Unlike many other sectors, such as household goods, beauty has the unique challenge of needing to be formulated for pleasure and sensory experience. Many factors shape our choices; the creaminess of a thick, whipped lotion or the slip of oil feels luxurious, while the instant cooling of a gel is reassuringly clinical, which in turn shapes the kind of packaging that’s needed.
“Shelf appeal” is also paramount: Marcia Kilgore – a serial beauty entrepreneur who founded Bliss, FitFlop and Soap & Glory before launching the beauty subscriptions service Beauty Pie, which offers consumers luxury formulations in standardised containers – says: “The challenge for everybody who’s in the beauty industry is to continue to create beautiful and photogenic products, while keeping in mind that we want to be as ecologically conscious as possible. The whole industry is still trying to find its way in terms of which materials are biodegradable, but still will be perceived to have high-enough quality.”
Plastic is the ultimate sticking point: the UK Government has announced a new tax from April 2022, which will apply to any plastic packaging made or imported into the UK that doesn’t meet a minimum threshold of at least 30 per cent recycled materials. Many beauty brands are already ahead in this regard: Pai Skincare uses 40 per cent recycled plastics in its tubes and 70 per cent recycled materials in its box packaging, while the Fekkai haircare line has bottles made of 95 per cent repurposed plastic. Qureshi notes that it’s rare to see 100 per cent recycled plastic in cosmetics. “Usually you have to add some virgin plastic, otherwise the colour is very opaque and grey, and customers like to have it slightly translucent so they can see their product, how much of it is left and also have it in the brand’s colours,” she says.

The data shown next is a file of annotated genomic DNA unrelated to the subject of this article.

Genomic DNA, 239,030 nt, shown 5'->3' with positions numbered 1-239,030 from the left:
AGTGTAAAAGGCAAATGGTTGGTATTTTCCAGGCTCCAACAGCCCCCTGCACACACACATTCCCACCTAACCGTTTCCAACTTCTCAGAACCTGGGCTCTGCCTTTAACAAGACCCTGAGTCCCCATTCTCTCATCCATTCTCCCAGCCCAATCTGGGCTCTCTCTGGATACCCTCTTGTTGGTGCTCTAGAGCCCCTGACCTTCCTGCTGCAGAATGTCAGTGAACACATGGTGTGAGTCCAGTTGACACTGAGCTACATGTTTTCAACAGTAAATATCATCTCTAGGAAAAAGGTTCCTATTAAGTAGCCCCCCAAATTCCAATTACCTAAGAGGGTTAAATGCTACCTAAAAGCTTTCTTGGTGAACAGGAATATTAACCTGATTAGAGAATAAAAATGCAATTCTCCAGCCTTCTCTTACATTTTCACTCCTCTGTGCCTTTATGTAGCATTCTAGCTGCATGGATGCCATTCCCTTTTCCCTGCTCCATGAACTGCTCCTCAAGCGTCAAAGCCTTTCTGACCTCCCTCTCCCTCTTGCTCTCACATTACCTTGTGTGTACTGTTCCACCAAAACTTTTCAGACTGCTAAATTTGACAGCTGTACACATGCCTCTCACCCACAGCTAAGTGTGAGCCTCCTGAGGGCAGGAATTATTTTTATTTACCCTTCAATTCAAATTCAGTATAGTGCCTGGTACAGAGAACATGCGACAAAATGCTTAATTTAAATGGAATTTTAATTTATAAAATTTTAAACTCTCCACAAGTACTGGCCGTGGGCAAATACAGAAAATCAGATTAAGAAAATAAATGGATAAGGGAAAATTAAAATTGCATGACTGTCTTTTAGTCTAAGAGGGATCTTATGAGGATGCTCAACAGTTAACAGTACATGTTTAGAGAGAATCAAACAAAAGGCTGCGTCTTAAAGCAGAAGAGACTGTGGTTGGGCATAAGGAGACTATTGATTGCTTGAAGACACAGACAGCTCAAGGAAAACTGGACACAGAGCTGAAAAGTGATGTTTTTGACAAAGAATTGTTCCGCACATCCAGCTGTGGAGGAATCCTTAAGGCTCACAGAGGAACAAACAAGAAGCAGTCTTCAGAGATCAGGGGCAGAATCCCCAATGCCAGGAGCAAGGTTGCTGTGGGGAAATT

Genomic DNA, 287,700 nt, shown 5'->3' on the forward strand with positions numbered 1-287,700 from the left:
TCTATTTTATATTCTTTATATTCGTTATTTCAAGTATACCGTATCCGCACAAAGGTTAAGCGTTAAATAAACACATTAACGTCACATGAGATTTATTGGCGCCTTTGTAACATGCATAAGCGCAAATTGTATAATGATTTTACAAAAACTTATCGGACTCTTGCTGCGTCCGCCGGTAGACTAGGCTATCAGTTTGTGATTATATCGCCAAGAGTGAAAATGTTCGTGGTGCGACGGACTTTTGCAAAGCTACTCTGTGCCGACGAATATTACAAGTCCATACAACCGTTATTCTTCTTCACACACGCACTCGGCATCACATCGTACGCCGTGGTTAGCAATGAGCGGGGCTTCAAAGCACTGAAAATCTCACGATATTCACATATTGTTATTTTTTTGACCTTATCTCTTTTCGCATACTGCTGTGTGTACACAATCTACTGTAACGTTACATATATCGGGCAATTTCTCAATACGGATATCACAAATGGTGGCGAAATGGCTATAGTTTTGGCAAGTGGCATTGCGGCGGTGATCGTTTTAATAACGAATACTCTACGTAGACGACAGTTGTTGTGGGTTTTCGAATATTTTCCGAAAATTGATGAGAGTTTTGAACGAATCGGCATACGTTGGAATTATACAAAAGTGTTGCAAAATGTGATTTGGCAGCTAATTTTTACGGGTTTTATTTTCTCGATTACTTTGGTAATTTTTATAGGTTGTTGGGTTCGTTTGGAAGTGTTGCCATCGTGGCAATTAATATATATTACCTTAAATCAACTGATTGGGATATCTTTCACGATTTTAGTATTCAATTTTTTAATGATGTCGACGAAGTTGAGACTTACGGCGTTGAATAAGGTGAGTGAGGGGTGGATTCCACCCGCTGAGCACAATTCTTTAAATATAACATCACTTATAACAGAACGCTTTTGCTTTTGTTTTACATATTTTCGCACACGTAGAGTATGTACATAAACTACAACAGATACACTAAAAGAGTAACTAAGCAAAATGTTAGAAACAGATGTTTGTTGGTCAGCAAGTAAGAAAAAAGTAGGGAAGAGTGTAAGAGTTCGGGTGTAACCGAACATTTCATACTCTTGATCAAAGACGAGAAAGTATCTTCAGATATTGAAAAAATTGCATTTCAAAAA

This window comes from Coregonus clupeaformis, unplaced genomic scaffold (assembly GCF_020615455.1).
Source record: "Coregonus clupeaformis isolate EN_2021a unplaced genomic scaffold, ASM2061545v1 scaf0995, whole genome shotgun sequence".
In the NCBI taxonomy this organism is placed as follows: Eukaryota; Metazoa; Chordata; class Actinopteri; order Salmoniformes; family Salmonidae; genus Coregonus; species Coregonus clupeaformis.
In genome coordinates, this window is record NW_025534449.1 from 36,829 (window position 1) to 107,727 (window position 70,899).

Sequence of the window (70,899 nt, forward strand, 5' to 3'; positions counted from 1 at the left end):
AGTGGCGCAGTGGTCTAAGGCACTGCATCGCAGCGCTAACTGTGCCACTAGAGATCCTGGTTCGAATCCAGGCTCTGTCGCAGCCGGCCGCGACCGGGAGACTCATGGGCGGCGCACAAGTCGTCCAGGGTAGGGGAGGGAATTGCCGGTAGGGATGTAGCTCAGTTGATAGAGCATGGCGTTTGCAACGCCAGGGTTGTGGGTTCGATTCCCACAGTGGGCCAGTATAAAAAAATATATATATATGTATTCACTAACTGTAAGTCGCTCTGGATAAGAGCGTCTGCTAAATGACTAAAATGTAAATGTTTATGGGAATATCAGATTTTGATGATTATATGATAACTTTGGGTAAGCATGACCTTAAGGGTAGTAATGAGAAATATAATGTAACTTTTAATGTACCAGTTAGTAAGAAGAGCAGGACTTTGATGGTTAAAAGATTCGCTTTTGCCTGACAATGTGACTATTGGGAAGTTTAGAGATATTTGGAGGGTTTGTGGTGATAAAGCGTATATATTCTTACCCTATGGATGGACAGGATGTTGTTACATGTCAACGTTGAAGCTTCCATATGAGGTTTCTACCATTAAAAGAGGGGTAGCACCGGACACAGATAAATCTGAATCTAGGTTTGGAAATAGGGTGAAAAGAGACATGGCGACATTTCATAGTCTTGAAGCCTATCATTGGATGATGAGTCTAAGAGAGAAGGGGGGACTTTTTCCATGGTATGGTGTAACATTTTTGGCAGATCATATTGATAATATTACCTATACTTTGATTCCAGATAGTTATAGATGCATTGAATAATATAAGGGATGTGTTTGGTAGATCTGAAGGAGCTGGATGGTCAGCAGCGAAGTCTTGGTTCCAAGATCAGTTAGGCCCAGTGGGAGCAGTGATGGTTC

Then there’s the issue of recycling the package once you’ve finished it. As Ko notes, “Sometimes the packaging is recyclable, but you have to dismantle it in a way that’s difficult, and a lot of people simply won’t do that.” To this end, Aveda has launched a mono-material tube for its Botanical Repair Intensive Strengthening Masque, and if your local council still doesn’t accept it for recycling, the brand offers in-store recycling for all of its packaging. Brands are increasingly keen to offer options to offset their plastic use – Deciem, Caudalie and L’Occitane all have in-store drop-offs in partnership with TerraCycle, which specialises in hard-to-recycle packaging and materials. And all accept recyclables from any beauty brand, not just their own. There is also Handle, which collects used beauty bottles and cardboard and either turns it into new packaging for brands or uses the materials to make its own-brand hair brushes, toothbrushes and razors.
Ultimately, the solution is more about finding lines of best fit than total perfection. The realities are complex, and everything from a brand’s geographical position to the depth of its pockets and the very texture of the formulas it works with will affect the choices it makes. Lines of best fit apply to your routine too – how much you really need, how often you need to replenish and what you can easily recycle or reuse. From an individual perspective, that means resisting the urge for new things before you’ve finished one product, and shunning brands that ship their products with superfluous frills like sequins, or non-biodegradable layers of shrinkwrap and extra boxes. The challenge is to remain fiercely stubborn about minimising needless waste – perhaps, as Leonard Cohen once sang, “stubborn as those garbage bags that time cannot decay”.